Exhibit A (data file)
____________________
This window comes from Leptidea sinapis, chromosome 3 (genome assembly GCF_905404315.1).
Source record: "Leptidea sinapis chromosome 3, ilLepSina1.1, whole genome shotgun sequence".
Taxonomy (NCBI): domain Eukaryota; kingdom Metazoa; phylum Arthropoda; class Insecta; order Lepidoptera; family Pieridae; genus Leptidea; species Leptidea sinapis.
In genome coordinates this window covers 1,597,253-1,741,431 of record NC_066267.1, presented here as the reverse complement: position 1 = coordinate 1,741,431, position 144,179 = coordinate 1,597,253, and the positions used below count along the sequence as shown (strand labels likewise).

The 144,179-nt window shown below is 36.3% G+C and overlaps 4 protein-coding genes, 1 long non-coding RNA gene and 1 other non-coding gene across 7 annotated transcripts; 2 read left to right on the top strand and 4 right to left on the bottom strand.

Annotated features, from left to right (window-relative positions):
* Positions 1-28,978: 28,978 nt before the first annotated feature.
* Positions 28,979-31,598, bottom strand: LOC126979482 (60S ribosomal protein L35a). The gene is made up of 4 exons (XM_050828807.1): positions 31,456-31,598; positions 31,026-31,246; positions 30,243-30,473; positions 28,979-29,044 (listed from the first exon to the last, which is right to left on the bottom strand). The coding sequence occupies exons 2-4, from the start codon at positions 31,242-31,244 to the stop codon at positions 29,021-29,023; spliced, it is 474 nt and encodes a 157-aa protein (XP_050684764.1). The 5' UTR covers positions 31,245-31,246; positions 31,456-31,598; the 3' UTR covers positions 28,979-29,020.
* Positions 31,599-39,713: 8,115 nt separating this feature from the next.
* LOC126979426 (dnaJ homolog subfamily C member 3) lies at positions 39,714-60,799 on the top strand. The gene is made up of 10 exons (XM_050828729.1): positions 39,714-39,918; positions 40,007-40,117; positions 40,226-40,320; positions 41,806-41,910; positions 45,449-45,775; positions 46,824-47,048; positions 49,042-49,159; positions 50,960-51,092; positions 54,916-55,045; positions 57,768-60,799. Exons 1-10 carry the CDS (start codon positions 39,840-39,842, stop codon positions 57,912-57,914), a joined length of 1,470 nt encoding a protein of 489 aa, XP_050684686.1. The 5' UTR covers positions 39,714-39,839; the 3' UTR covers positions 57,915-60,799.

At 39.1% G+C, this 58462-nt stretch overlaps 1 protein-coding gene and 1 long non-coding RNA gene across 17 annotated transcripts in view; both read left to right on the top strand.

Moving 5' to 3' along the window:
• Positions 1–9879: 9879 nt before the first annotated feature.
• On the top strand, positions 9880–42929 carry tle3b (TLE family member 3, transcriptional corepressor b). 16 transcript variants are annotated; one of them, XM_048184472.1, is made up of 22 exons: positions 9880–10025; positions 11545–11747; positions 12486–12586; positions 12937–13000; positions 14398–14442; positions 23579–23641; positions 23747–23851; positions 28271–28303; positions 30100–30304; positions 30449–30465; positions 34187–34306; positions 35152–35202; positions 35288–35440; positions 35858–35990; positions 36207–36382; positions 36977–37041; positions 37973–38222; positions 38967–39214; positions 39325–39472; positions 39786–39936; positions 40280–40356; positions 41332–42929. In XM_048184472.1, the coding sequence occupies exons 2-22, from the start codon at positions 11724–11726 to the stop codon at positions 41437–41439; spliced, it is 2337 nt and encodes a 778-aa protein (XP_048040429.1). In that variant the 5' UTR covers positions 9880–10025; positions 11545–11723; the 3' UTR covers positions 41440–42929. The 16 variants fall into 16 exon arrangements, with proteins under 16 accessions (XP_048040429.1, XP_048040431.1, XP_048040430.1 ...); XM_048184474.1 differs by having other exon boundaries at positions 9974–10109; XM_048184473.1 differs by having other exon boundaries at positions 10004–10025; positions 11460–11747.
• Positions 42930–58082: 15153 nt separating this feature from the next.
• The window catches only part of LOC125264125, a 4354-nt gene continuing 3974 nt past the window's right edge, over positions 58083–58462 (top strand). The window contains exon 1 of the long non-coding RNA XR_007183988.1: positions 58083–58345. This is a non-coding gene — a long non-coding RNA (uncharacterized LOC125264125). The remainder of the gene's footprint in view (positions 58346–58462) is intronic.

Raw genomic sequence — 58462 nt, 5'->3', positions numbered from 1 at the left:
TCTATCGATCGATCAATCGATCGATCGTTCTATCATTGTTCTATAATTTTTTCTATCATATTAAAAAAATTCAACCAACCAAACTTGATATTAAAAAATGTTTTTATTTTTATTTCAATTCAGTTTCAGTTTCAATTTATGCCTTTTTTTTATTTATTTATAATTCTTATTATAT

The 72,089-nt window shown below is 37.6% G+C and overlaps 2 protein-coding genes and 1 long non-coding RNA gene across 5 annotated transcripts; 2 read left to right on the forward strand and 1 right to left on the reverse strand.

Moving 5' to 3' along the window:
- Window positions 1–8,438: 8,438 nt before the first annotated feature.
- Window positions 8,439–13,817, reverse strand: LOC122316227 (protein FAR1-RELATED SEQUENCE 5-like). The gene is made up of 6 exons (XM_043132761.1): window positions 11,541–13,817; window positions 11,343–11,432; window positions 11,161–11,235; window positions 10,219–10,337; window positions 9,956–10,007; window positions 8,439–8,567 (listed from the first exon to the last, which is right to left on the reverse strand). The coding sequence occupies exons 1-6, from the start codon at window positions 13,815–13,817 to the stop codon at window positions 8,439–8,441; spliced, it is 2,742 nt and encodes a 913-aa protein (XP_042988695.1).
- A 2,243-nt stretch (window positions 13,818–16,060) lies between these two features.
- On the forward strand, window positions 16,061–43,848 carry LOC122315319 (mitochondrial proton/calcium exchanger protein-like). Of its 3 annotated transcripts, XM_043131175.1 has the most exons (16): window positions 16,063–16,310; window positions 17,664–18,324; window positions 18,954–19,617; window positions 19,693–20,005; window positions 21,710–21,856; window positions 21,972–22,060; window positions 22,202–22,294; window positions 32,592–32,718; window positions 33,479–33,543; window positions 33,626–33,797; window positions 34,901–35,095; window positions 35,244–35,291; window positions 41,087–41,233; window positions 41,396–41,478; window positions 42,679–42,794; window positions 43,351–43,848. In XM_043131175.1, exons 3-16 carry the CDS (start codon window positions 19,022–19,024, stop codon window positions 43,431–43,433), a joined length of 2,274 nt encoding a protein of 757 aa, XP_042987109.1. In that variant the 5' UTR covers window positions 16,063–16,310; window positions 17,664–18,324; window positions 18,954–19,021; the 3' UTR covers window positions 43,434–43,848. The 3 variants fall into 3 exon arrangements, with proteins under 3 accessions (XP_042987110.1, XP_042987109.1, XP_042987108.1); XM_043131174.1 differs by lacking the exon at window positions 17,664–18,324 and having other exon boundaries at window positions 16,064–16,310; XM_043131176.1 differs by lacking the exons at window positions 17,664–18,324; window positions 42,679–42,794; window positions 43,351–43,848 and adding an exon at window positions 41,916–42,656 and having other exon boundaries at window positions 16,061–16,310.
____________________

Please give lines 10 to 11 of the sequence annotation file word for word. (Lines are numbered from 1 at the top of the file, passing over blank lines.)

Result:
* LOC126979426 (dnaJ homolog subfamily C member 3) lies at positions 39,714-60,799 on the top strand. The gene is made up of 10 exons (XM_050828729.1): positions 39,714-39,918; positions 40,007-40,117; positions 40,226-40,320; positions 41,806-41,910; positions 45,449-45,775; positions 46,824-47,048; positions 49,042-49,159; positions 50,960-51,092; positions 54,916-55,045; positions 57,768-60,799. Exons 1-10 carry the CDS (start codon positions 39,840-39,842, stop codon positions 57,912-57,914), a joined length of 1,470 nt encoding a protein of 489 aa, XP_050684686.1. The 5' UTR covers positions 39,714-39,839; the 3' UTR covers positions 57,915-60,799.

At 39.1% G+C, this 58462-nt stretch overlaps 1 protein-coding gene and 1 long non-coding RNA gene across 17 annotated transcripts in view; both read left to right on the top strand.